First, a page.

1992 Pichon-Lalande 1.5L, Pauillac ($89.99) This mature wine has complex aromas of plum, cedar, coffee roast, wood smoke and flowers. The mid palate is round and silky with flavors of red cherry, cigar box and herb. The finish is mild but persistant and even shows a slight touch of ruby grapefruit. This was a huge hit at a recent Bordeaux tasting. Not to be missed. 1993 Pichon-Lalande 1.5L, Pauillac ($134.99) 4 stars Decanter: “Good solid nose. Tannic fruit on the palate. Good, big and sound ... Very deep red; closed nose, with a hint of smoky oak; fairly soft and approachable, reasonable concentration and grip, good acidity, no unripeness; quite good length.” (12/97) With more structure and richness than the 1992, this is a deeply colored, smooth, silky, classic Pichon-Lalande. There is lots of dark fruit and mineral in the plush mid palate which flowes into a very elegant finish showing licorice and olive. This is a classic to decant now or age further for a special occasion. 1994 Haut-Bailly, Pessac-Léognan ($44.99) This is a stunning example of Haut-Bailly’s habit of putting on extra fat and richness after at least five years of bottle age. Super elegant yet rich, this has gobs of ripe fruit, earth, mineral and oak in a sweet, complex and seamless package. Awesome old-school Bordeaux! 2002 Léoville-Las-Cases, St-Julien ($83.99) 95 points Parker: “The wine exhibits pure black currant, licorice-infused fruit, huge body, a viscous mid-palate, and a long, heady finish... This is certainly one of the half dozen or so candidates for wine of the vintage.” —Steve Bearden
After over a year of planning and plenty of stress, our tour of Bordeaux went off as smooth as silk. The thank you cards have been sent off already, but the memories and education will last a lifetime. Even for a cagey veteran like myself, the excitement from an experience like this is hard to come down from; the reflections of the great wines and times keep come back to mind. Here are some of my favorite recollections: We tasted the new baby/vintage of 2004 at numerous estates, and they are showing much better than on our April tasting. More middle fruit and richness really coming thru now from wines like Mouton-Rothschild, Léoville-Barton, Léoville-Las-Cases, Lynch Bages, Palmer, both Pichons, Phelan-Segur, Haut-Bergey, Barde-Haut and Ferriere. We also tasted many 2002s, which are arriving in America now. These are much better than billed, classic firm wines with good shoulders on the best wines. Just as is the case with 2004, the 2002s are excellent values. I tell customers everyday that 1999 is a supple and tasty vintage that is providing great drinking pleasure. The 1999 from Margaux, Haut-Brion ($124.99), Branaire-Ducru ($29.99) and Cantemerle ($42.99 1.5L) are fine examples of that. The 1987 Pavie was just delicious, the great vineyard shining brightly in an incredibly rough vintage as was 1983 Canon. Lunch at Palmer inlcuded a lovely 1997, a young 1996 with great potential and 1990 that’s just starting to sing. After tasting 2000, 2001 and 2002 at Pichon-Baron, the dinner wines were mind blowing. The dry new white of Ch. Suduiraut (S de Suduiraut, coming to K&L in December) for aperitif, 1998 Petite Village and 1996 Cantenac Brown. 1995 Baron (K&L just got magnums and 5Ls), 1990 out of 3L, 1962 Quinta do Noval National, Yikes! 1997 and 1975 Suduiraut, and we were party fresh! The fastest two star lunch in the history of the wine business was briskly loved at Lynch Bages where the 1995 was very fine. At Cos d’Estournel the 2003 was so amazing, huge sweetness, thick layers of fruit and incredible length that the famous 2000 had no chance at this point in time! The 1988 Léoville-Barton, with Lilian, Anthony and Michel was so good I bought some upon returning. The 1988 Pichon-Lalande out of double magnum in the company of Thomas Do-Chi-Nam and May Eliane de Lenquesaing was just outstanding. The tour of Latour’s new facility and tasting the 2001 and 2004 was quite a treat. As was Thierry Gardiner and his warm hospitality as well as the elegant, spicy wines of Phelan-Ségur, which can be enjoyed young. A very good seminar on right bank viticulture and tasting at Canon La Gaffeliere started a new day. A marvelous lunch with Corinne De Bouard at Angelus featuring the 1998 and 1995 Angelus ($159.99). Now we know why these wines are so pure. The merlot grapes were being sorted under close supervision by 30 or more college students, and the fruit was so perfect, not a stem to be seen near the fruit, only in the baskets below. To be continued in next month’s newsletter... A special thanks to all the great customers who made the trek, all our gracious friends in Bordeaux, as well as Cecile Levin and Magda Johnson who made it all happen. Cheers to all of you! —Ralph Sands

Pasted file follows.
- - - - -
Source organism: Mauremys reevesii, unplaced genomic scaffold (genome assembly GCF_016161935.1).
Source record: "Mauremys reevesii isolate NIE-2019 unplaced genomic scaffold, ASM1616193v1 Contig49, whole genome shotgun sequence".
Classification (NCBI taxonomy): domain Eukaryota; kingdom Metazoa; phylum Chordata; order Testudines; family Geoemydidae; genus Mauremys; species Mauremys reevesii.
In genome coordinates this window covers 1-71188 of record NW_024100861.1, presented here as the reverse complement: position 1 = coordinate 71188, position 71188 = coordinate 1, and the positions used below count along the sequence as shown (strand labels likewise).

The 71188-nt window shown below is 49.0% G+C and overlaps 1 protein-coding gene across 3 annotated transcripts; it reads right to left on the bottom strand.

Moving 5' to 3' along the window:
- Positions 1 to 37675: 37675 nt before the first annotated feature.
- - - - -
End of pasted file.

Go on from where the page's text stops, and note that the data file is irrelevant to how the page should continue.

2003 Etoiles de Mondorion, St-Emilion ($14.99) This is the very limited, 500 cases, second wine of Mondorion. And all of the care and attention that they put into there first wine is also seen here: hand harvesting, complete destemming, fermentation in temperature regulated concrete vats and aging in French oak barrels. A blend of 90% merlot and 10% cabernet franc, the nose is bold and dark with red and black fruits, toast and earth. The palate is moderately rich and balanced. The round dark fruit is bolstered by ripe tannins and accented with a hint of earth on the finish. A terrific deal. 2000 Mondorion, St-Emilion ($19.99) New life has been breathed into this estate since it was purchased in 1999. With a new vision for the future, you couldn’t ask for a better inaugural vintage. It undergoes everything as in the case of the above wine but sees 40% new French oak, and the varietal composition is somewhat different: 76% merlot and 24% cabernet franc. It is really the big brother to the Etoiles. Deeper and darker in color and character, it has more berries and oaky spice. Definitely made in a new world style but still rooted in the old world with its unmistakable terroir shining through on the finish. Drink or hold on to it for another few years. Only 3500 cases made. 2000 Trebiac, Graves ($13.99) An old favorite is back! A wonderful ambassador for the wines of Graves, the Trebiac is about structure and minerality. Its relatively high percentage of merlot (40%) fattens the middle giving it a lushness that keeps the wine from becoming austere. This is a dinner wine and needs 30 to 40 minutes in a decanter to open it up and show off its red fruits and gravelly minerality, both of which are enhanced by its acidity. With good length, the wine opens up and reveals even more of its classic earthiness. 2000 Bellerose Figeac Reserve, St-Emilion ($27.99) This is a full-throttle, modern St-Emilion. The grapes for this cuvee come from near the Pomerol border, with is deep sandy iron-rich subsoil. They green harvest, hand pick, de-stem, cold soak, ferment in temperature controlled concrete vats, then age in French oak barrels. 60% merlot with the remaining a blend of cabernet franc and cabernet sauvignon. Dark red fruits and berries on the nose peppered with oaky spice and earthy minerality, the wine has good structure. The ripe round fruit is wrapped around a core of dark chocolate and earthy spice. Drink it tonight with about 45 minutes decanting or hold on to it for another 5 years. —Kirk Walker